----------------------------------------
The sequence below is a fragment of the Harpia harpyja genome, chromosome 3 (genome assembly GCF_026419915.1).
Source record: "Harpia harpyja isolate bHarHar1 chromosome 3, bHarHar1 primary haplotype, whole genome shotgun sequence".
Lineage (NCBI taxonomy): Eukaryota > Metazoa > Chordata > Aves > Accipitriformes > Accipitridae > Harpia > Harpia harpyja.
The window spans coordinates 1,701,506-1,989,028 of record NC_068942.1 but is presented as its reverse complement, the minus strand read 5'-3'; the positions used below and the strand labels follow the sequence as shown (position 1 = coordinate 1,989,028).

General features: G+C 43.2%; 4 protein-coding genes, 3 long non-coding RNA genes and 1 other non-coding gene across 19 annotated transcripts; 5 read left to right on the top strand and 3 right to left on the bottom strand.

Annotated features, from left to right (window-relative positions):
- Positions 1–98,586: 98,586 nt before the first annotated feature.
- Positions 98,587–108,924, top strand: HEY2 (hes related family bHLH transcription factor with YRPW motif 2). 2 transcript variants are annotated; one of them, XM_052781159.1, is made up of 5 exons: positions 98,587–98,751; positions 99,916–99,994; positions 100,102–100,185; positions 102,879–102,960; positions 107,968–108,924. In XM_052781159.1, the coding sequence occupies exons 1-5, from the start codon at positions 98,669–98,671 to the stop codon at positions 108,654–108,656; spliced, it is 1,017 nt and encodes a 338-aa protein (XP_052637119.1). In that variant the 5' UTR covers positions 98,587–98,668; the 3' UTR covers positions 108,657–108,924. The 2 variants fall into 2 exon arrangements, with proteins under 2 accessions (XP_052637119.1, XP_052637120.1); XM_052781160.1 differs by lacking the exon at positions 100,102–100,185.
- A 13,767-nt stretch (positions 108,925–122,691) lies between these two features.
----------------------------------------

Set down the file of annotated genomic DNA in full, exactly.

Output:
The sequence below is a fragment of the Harpia harpyja genome, chromosome 3 (genome assembly GCF_026419915.1).
Source record: "Harpia harpyja isolate bHarHar1 chromosome 3, bHarHar1 primary haplotype, whole genome shotgun sequence".
Lineage (NCBI taxonomy): Eukaryota > Metazoa > Chordata > Aves > Accipitriformes > Accipitridae > Harpia > Harpia harpyja.
The window spans coordinates 1,701,506-1,989,028 of record NC_068942.1 but is presented as its reverse complement, the minus strand read 5'-3'; the positions used below and the strand labels follow the sequence as shown (position 1 = coordinate 1,989,028).

General features: G+C 43.2%; 4 protein-coding genes, 3 long non-coding RNA genes and 1 other non-coding gene across 19 annotated transcripts; 5 read left to right on the top strand and 3 right to left on the bottom strand.

Annotated features, from left to right (window-relative positions):
- Positions 1–98,586: 98,586 nt before the first annotated feature.
- Positions 98,587–108,924, top strand: HEY2 (hes related family bHLH transcription factor with YRPW motif 2). 2 transcript variants are annotated; one of them, XM_052781159.1, is made up of 5 exons: positions 98,587–98,751; positions 99,916–99,994; positions 100,102–100,185; positions 102,879–102,960; positions 107,968–108,924. In XM_052781159.1, the coding sequence occupies exons 1-5, from the start codon at positions 98,669–98,671 to the stop codon at positions 108,654–108,656; spliced, it is 1,017 nt and encodes a 338-aa protein (XP_052637119.1). In that variant the 5' UTR covers positions 98,587–98,668; the 3' UTR covers positions 108,657–108,924. The 2 variants fall into 2 exon arrangements, with proteins under 2 accessions (XP_052637119.1, XP_052637120.1); XM_052781160.1 differs by lacking the exon at positions 100,102–100,185.
- A 13,767-nt stretch (positions 108,925–122,691) lies between these two features.